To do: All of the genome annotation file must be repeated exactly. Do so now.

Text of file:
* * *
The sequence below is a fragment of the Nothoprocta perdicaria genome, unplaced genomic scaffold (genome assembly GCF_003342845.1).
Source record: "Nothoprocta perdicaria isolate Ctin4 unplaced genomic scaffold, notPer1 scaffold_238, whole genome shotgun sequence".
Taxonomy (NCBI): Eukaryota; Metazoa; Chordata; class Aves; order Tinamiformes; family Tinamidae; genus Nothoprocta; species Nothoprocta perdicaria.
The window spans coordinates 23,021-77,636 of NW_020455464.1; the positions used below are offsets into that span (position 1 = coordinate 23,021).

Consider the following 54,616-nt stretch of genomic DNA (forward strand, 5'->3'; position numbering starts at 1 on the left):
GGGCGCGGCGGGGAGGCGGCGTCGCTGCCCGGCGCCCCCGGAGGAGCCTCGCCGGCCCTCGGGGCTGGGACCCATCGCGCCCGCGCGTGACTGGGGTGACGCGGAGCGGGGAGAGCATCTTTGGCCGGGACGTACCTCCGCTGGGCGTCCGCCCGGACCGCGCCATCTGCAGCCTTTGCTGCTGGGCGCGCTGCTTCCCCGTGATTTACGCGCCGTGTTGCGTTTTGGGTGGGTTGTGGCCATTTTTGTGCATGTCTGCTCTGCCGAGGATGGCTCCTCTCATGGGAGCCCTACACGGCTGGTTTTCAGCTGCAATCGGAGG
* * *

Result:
The sequence below is a fragment of the Nothoprocta perdicaria genome, unplaced genomic scaffold (genome assembly GCF_003342845.1).
Source record: "Nothoprocta perdicaria isolate Ctin4 unplaced genomic scaffold, notPer1 scaffold_238, whole genome shotgun sequence".
Taxonomy (NCBI): Eukaryota; Metazoa; Chordata; class Aves; order Tinamiformes; family Tinamidae; genus Nothoprocta; species Nothoprocta perdicaria.
The window spans coordinates 23,021-77,636 of NW_020455464.1; the positions used below are offsets into that span (position 1 = coordinate 23,021).

Consider the following 54,616-nt stretch of genomic DNA (forward strand, 5'->3'; position numbering starts at 1 on the left):
GGGCGCGGCGGGGAGGCGGCGTCGCTGCCCGGCGCCCCCGGAGGAGCCTCGCCGGCCCTCGGGGCTGGGACCCATCGCGCCCGCGCGTGACTGGGGTGACGCGGAGCGGGGAGAGCATCTTTGGCCGGGACGTACCTCCGCTGGGCGTCCGCCCGGACCGCGCCATCTGCAGCCTTTGCTGCTGGGCGCGCTGCTTCCCCGTGATTTACGCGCCGTGTTGCGTTTTGGGTGGGTTGTGGCCATTTTTGTGCATGTCTGCTCTGCCGAGGATGGCTCCTCTCATGGGAGCCCTACACGGCTGGTTTTCAGCTGCAATCGGAGG